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Welcome to Stephen DeSalvo's home page!




I am currently a quantitative developer at Praedicat.  The technological aspects are what really got me excited to explore this opportunity, and I found the people involved to be quite exceptional and inspiring. 


I am no longer scheduled to teach any more PIC classes in the future. 


Below you will find my research interests and papers, many of which are still under review by refereed journals.  Please feel free to reach out if you have any questions or comments with respect to these topics!



Below is a heat map describing the various fields I have worked in.

                        



My research interests include probability, asymptotic analysis, enumerative combinatorics, random sampling of conditional distributions, integer partitions, Poisson approximation (Stein's method)and local central limit theorems. 

I also have an extensive applied mathematics background, see Mathematical and Biological Applications.  I have been teaching using the new C++11/14 ISO Standard, and I have worked with MPI (message passing interface) for parallel computing; B-spline interpolationspatial fuzzy c-means clustering, and other image processing techniques in Matlab; orbital mechanics, specifically, the restricted 3-body problem and the invariant manifolds of the Sun-Earth-S/C and Earth-Moon-S/C dynamical systems; satellite communications systems, in the form of calculating channel capacity under various forms of noise; PI3K signal transduction pathway for Dictyostelium Discoideum; I also implemented many numerical and statistical algorithms from numerical linear algebra and statistical regression analysis in MathStudio. I also recently participated in several workshops in applied mathematics: predictive policing in Providence, Rhode Island, where we looked at dispatch data to design an optimal allocation of police resources at a district level; and also a workshop for mathematical problems in industry at Duke University, where I worked with ReVon on analyzing triage data for asthma and COPD patients using various machine learning and statistical tools.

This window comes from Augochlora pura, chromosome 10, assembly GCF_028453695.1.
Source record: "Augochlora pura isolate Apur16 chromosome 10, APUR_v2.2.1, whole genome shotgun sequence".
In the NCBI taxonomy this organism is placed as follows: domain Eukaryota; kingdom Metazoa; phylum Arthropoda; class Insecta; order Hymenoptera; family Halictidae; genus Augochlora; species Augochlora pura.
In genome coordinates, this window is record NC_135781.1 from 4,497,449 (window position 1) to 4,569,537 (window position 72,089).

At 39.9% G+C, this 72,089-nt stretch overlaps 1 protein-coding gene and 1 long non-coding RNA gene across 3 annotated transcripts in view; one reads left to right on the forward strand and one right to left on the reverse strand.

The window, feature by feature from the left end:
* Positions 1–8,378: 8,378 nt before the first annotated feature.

Postdoc at the University of California Los Angeles working with Igor Pak and more recently Georg Menz.
PhD in applied mathematics at the University of Southern California in 2012 under the direction of Richard Arratia
Master's degree in statistics at the University of Southern California in 2009.
I worked with Fadil Santosa as an undergraduate student in conjunction with the Minnesota Supercomputing Institute and an REU at the University of Minnesota.





Some Recent Highlights (last updated August 9, 2017):
  • The paper with Harry Crane and pattern avoidance for random permutations has been accepted into a special issue of Discrete Mathematics and Theoretical Computer Science, Permutation Patterns.  I presented the work at the Permutation Patterns conference in the summer of 2016 at Howard University in Washington, DC.  

        Recent Talks              Teaching              Mathematical and Biological Applications              Coding              Misc          


    Papers Submitted

2018+
2017
2016
2015
2013
2011
2010
2007
  • "Image Processing for C. Elegans Movement Video Streams," Los Alamos National Laboratory Technical Report LA-UR-07-5069 (with Matt Sottile, Sharif Ibrahim, and Jennifer Treanor) (2007)
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